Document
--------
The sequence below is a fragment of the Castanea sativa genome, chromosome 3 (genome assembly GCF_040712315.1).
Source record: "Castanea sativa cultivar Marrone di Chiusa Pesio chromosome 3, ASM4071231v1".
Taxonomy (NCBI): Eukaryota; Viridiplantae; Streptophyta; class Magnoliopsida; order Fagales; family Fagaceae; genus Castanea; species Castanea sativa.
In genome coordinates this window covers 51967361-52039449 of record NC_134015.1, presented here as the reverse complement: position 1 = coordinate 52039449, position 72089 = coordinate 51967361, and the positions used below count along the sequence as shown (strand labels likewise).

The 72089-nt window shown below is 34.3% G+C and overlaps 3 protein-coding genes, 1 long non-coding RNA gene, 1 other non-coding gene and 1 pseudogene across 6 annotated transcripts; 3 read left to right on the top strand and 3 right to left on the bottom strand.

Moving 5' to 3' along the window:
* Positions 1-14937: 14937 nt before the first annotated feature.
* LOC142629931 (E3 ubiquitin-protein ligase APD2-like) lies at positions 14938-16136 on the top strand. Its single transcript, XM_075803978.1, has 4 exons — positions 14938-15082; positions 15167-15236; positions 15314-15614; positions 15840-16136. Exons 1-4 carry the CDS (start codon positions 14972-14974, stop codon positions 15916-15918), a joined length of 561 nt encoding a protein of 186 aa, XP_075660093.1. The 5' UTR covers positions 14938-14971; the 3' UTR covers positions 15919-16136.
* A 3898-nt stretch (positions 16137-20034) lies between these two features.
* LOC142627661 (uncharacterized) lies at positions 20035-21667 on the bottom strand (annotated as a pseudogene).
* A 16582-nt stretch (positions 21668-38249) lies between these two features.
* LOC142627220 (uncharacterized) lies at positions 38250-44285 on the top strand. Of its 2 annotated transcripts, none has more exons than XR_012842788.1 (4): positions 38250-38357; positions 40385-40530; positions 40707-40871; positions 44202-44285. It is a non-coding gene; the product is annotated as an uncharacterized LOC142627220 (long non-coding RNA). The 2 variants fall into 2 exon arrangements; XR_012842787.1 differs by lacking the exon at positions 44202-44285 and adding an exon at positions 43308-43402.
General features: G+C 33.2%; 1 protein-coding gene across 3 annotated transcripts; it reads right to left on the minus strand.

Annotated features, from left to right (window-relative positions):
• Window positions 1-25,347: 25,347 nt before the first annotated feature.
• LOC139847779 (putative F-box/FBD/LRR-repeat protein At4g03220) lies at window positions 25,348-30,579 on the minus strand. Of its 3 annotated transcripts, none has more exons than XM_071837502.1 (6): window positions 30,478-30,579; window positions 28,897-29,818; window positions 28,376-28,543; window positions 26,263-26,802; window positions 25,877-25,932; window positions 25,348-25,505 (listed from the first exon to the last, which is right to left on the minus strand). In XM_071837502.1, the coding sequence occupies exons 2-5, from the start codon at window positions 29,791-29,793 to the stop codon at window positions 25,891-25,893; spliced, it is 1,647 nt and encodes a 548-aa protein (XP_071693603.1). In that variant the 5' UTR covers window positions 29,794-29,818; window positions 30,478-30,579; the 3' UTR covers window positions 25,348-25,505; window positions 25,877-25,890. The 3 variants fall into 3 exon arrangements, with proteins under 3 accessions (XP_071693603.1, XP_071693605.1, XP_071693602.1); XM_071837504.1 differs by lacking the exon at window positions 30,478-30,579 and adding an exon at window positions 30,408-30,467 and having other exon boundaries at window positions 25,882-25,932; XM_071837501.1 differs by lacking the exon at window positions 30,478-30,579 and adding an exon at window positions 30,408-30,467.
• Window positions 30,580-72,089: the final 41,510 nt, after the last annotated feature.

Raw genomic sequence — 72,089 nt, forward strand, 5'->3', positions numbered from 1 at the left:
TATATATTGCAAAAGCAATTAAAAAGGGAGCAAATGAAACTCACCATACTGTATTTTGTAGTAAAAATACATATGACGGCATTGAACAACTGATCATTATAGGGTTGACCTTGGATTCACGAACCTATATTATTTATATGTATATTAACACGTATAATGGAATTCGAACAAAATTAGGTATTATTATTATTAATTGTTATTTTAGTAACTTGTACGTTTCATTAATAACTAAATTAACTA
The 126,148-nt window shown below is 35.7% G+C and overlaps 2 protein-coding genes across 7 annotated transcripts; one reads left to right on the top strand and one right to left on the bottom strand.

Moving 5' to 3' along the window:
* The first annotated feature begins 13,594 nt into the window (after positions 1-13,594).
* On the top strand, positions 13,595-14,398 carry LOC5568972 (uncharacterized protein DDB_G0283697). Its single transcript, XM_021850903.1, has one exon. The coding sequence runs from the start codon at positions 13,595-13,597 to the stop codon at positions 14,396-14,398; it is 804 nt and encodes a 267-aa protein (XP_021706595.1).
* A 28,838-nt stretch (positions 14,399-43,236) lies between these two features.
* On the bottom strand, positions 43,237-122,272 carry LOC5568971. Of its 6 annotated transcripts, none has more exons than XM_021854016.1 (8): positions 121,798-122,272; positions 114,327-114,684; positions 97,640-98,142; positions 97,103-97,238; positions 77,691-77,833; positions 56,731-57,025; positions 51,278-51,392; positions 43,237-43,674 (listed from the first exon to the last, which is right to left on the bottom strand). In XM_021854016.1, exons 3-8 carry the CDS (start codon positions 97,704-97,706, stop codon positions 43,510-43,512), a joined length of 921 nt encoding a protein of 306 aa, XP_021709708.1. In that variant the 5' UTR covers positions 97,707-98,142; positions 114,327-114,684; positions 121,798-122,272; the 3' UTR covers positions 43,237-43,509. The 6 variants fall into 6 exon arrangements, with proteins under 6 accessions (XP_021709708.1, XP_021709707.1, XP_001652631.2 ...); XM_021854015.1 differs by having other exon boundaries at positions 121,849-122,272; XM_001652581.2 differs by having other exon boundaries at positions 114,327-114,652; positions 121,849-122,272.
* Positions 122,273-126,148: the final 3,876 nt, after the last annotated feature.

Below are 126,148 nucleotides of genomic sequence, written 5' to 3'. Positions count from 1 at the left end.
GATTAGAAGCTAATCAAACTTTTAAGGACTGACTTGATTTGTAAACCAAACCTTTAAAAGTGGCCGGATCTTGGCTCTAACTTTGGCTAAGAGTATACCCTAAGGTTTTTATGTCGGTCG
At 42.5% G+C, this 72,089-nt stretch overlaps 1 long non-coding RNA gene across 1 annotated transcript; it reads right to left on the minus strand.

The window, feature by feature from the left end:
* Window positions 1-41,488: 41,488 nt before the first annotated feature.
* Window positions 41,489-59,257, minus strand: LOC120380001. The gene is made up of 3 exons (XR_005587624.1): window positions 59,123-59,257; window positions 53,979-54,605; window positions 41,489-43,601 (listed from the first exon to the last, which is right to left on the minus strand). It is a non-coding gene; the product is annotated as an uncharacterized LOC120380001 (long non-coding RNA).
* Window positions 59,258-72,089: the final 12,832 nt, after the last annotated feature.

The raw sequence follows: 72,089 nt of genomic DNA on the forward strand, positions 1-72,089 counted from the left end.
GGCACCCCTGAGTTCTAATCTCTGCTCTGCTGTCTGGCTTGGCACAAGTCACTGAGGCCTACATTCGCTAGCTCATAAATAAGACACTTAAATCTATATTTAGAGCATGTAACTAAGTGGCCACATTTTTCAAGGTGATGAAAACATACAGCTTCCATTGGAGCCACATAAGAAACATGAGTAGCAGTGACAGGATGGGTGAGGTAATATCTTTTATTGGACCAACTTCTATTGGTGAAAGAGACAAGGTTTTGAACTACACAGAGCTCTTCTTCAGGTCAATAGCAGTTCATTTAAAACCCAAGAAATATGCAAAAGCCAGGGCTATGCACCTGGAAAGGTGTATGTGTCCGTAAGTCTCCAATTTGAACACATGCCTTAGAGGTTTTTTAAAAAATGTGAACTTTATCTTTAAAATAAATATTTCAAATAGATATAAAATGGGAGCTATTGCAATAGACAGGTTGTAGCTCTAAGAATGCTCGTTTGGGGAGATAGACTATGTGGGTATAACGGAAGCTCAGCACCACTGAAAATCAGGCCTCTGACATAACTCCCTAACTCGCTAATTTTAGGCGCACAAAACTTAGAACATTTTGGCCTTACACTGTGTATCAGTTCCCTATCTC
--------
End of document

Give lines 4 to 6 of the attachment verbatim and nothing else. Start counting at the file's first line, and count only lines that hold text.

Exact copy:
In genome coordinates this window covers 51967361-52039449 of record NC_134015.1, presented here as the reverse complement: position 1 = coordinate 52039449, position 72089 = coordinate 51967361, and the positions used below count along the sequence as shown (strand labels likewise).

The 72089-nt window shown below is 34.3% G+C and overlaps 3 protein-coding genes, 1 long non-coding RNA gene, 1 other non-coding gene and 1 pseudogene across 6 annotated transcripts; 3 read left to right on the top strand and 3 right to left on the bottom strand.

Moving 5' to 3' along the window: